Ancestry.com Inc., the Orem-based online family history resource, announced Wednesday that it has formed an alliance with America Online to increase its visibility in an increasingly crowded market.
"It's really a win-win situation," said Curt Allen, Ancestry.com president and chief executive officer. "They (AOL) are getting a lot of service and value from new customers, more people spending more time using their service. We have one of the stickiest Web sites on the Web. People come, they spend a lot of time, look at lots of pages and tell lots of people about us."And we, through this partnership with AOL, get access to customers who maybe haven't found our Web site yet."
Ancestry.com will become the primary genealogy link on AOL, AOL.COM, AOL Hometown and Netscape Netcenter. It also will be featured at the CompuServe Hobbies and Interests area.
Ancestry.com offers more than 274 million names in about 1,770 databases (many of them exclusive to Ancestry.com), along with historic maps, genealogy news and online genealogy publications.
Genealogy enthusiasts still will be able to access Ancestry.com regardless of their Internet service provider, Allen said. In addition to its relationship with AOL, he said the company is looking to build relationships with other providers to ensure ubiquitous access Webwide.
"In terms of online service providers, AOL is the biggest," Allen said. "Their reach is the broadest, and we wanted to align ourselves with the biggest provider. But there is no element of exclusivity with AOL. They're just a very important player."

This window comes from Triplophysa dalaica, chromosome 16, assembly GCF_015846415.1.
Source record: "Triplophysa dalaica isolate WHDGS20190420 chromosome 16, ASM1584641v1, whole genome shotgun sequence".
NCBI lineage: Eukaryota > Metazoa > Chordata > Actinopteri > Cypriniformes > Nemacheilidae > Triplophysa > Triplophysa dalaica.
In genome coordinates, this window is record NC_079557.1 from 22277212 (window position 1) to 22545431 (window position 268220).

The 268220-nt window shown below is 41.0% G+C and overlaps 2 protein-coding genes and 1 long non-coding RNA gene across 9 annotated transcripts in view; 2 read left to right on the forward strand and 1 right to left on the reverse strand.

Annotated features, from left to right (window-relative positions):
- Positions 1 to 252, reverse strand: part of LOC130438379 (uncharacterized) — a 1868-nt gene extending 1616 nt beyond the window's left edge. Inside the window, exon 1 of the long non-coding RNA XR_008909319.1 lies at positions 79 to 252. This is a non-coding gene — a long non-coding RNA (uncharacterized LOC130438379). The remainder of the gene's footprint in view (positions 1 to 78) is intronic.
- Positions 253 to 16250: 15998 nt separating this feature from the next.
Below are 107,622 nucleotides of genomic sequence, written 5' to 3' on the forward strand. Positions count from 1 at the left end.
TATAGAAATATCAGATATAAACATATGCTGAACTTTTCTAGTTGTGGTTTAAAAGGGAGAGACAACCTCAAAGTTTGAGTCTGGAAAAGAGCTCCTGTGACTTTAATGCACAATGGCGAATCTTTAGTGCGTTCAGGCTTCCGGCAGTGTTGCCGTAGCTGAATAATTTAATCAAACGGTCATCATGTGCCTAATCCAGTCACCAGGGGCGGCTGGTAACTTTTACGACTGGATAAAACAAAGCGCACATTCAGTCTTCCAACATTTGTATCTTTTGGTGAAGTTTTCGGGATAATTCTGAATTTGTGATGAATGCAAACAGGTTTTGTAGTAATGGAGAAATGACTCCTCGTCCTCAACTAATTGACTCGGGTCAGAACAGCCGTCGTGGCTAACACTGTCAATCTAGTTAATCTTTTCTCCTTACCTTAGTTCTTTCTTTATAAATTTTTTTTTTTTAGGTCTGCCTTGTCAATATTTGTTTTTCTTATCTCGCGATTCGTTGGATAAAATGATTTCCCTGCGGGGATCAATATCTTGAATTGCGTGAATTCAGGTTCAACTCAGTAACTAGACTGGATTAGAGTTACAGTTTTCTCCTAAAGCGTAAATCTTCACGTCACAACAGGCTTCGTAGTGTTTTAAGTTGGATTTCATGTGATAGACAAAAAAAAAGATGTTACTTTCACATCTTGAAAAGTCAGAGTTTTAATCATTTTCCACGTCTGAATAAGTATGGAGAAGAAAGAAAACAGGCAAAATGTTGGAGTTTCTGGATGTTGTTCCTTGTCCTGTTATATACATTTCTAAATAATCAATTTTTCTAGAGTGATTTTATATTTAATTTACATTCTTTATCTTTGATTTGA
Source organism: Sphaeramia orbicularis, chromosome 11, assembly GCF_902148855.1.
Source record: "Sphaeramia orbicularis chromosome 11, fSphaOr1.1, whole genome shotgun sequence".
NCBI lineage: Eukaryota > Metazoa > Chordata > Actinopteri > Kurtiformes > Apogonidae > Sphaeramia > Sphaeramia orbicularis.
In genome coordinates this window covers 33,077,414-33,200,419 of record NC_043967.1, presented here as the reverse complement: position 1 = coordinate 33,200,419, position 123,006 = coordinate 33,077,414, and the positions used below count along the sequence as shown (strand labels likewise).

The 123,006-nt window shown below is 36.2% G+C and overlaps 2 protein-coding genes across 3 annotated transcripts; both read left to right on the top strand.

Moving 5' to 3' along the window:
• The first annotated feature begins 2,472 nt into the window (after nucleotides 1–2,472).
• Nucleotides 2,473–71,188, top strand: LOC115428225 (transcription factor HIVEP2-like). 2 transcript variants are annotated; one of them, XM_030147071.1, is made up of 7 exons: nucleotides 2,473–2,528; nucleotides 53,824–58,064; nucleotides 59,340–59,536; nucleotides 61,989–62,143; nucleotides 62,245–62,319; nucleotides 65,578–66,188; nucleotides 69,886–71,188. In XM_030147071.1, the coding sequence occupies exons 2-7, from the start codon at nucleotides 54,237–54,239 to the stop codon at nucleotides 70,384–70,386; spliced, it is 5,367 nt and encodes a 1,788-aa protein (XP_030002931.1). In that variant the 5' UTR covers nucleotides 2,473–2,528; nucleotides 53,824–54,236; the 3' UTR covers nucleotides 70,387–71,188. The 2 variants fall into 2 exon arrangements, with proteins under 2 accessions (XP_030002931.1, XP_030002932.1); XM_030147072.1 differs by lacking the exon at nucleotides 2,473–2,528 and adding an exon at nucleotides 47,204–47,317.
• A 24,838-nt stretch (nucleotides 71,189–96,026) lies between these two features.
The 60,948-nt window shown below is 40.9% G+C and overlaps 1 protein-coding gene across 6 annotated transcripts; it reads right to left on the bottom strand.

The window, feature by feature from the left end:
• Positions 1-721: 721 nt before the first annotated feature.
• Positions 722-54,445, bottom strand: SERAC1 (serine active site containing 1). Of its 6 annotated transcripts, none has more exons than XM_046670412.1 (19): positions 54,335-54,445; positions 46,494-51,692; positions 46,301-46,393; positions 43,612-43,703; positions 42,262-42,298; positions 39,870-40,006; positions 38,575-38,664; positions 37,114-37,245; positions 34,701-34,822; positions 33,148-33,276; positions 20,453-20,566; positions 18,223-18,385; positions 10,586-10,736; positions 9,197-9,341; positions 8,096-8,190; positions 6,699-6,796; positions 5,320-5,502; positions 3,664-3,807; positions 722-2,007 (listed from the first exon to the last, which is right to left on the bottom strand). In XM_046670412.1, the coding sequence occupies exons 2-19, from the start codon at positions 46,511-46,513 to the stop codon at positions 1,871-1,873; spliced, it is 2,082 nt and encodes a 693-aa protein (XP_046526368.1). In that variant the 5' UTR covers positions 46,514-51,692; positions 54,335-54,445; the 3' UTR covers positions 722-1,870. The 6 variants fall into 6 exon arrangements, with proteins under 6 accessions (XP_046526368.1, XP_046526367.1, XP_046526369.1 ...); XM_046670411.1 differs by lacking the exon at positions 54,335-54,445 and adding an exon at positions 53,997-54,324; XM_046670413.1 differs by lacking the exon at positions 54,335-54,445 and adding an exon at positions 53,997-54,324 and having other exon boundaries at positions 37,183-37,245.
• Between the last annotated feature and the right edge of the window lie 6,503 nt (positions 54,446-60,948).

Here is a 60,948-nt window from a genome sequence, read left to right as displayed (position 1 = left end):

AOL also was one of several Ancestry.com investors contributing to $33.2 million in venture financing announced in August.
"Genealogy has become one of the most popular hobbies online," Jonathan Sacks, senior vice president and general manager of AOL Interactive Services, said Wednesday in a prepared statement. "AOL members have shown an interest in tracing their family history, and this relationship with genealogy leader Ancestry.com gives our members access to the most comprehensive and valuable family history information available online."
Interest in family history has spiked over the past decade, a passion aided by Internet technology.
The Church of Jesus Christ of Latter-day Saints this summer launched its own genealogy site, FamilySearch.org. Response reached a fevered pitch, overloading the system with 500 hits per second the first day.
Allen said he welcomes FamilySearch.org into the fold.
"We view the LDS Church as a great complementary partner. Our common goal is to make family history information available to people all over the world. We don't view them as competition at all."
- John Jones died in a cave, but his widow...
- 'Our lives have been better for having her,'...
- As Ferguson verdict is read, protesters in...
- Ogden attorney sues Weber School District...
- Students dress in Sunday best to honor young...
- Utah to pay plaintiffs in marriage...
- Veterans Day 'mystery soldier' not anonymous...
- LDS Church releases renderings of final Provo...
- As Ferguson verdict is read, protesters... 63
- Executive action brings 'temporary... 50
- Groups petition for gun bans from... 32
- 12-year-old girl dies in accidental... 29
- Ogden attorney sues Weber School... 27
- LDS Church releases renderings of final... 20
- 'It can happen to anyone': Utah... 20
- Students dress in Sunday best to honor... 17